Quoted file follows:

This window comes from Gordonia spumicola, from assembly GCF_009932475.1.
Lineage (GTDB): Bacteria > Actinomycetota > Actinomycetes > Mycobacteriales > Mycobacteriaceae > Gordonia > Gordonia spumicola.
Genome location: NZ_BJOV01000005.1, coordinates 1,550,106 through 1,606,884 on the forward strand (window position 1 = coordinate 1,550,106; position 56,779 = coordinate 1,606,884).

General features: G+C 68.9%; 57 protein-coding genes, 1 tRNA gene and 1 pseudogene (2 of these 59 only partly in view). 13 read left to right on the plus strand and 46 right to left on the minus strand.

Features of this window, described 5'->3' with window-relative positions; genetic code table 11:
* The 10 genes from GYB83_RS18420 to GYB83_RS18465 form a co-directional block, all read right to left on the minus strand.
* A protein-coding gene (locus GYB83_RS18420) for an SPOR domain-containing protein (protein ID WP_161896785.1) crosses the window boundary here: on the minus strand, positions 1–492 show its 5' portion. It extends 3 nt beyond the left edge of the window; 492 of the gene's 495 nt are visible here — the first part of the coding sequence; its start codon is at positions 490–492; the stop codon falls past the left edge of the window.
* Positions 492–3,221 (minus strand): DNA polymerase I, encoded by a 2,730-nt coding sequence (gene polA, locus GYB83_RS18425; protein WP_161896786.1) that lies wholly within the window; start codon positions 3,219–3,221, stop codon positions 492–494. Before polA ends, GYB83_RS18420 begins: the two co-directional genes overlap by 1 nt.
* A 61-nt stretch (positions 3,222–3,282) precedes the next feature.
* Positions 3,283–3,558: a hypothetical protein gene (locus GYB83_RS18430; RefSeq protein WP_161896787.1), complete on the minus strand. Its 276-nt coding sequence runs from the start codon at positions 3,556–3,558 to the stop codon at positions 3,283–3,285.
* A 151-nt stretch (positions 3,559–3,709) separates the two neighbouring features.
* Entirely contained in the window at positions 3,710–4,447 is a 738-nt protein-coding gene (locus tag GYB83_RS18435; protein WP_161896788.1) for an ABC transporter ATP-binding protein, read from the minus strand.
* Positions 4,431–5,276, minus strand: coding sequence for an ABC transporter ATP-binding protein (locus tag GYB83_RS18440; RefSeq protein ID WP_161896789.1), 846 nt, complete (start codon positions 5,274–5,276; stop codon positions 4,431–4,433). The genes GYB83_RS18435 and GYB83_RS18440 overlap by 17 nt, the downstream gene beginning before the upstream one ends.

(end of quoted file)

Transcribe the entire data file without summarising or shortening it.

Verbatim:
This window comes from Gordonia spumicola, from assembly GCF_009932475.1.
Lineage (GTDB): Bacteria > Actinomycetota > Actinomycetes > Mycobacteriales > Mycobacteriaceae > Gordonia > Gordonia spumicola.
Genome location: NZ_BJOV01000005.1, coordinates 1,550,106 through 1,606,884 on the forward strand (window position 1 = coordinate 1,550,106; position 56,779 = coordinate 1,606,884).

General features: G+C 68.9%; 57 protein-coding genes, 1 tRNA gene and 1 pseudogene (2 of these 59 only partly in view). 13 read left to right on the plus strand and 46 right to left on the minus strand.

Features of this window, described 5'->3' with window-relative positions; genetic code table 11:
* The 10 genes from GYB83_RS18420 to GYB83_RS18465 form a co-directional block, all read right to left on the minus strand.
* A protein-coding gene (locus GYB83_RS18420) for an SPOR domain-containing protein (protein ID WP_161896785.1) crosses the window boundary here: on the minus strand, positions 1–492 show its 5' portion. It extends 3 nt beyond the left edge of the window; 492 of the gene's 495 nt are visible here — the first part of the coding sequence; its start codon is at positions 490–492; the stop codon falls past the left edge of the window.
* Positions 492–3,221 (minus strand): DNA polymerase I, encoded by a 2,730-nt coding sequence (gene polA, locus GYB83_RS18425; protein WP_161896786.1) that lies wholly within the window; start codon positions 3,219–3,221, stop codon positions 492–494. Before polA ends, GYB83_RS18420 begins: the two co-directional genes overlap by 1 nt.
* A 61-nt stretch (positions 3,222–3,282) precedes the next feature.
* Positions 3,283–3,558: a hypothetical protein gene (locus GYB83_RS18430; RefSeq protein WP_161896787.1), complete on the minus strand. Its 276-nt coding sequence runs from the start codon at positions 3,556–3,558 to the stop codon at positions 3,283–3,285.
* A 151-nt stretch (positions 3,559–3,709) separates the two neighbouring features.
* Entirely contained in the window at positions 3,710–4,447 is a 738-nt protein-coding gene (locus tag GYB83_RS18435; protein WP_161896788.1) for an ABC transporter ATP-binding protein, read from the minus strand.
* Positions 4,431–5,276, minus strand: coding sequence for an ABC transporter ATP-binding protein (locus tag GYB83_RS18440; RefSeq protein ID WP_161896789.1), 846 nt, complete (start codon positions 5,274–5,276; stop codon positions 4,431–4,433). The genes GYB83_RS18435 and GYB83_RS18440 overlap by 17 nt, the downstream gene beginning before the upstream one ends.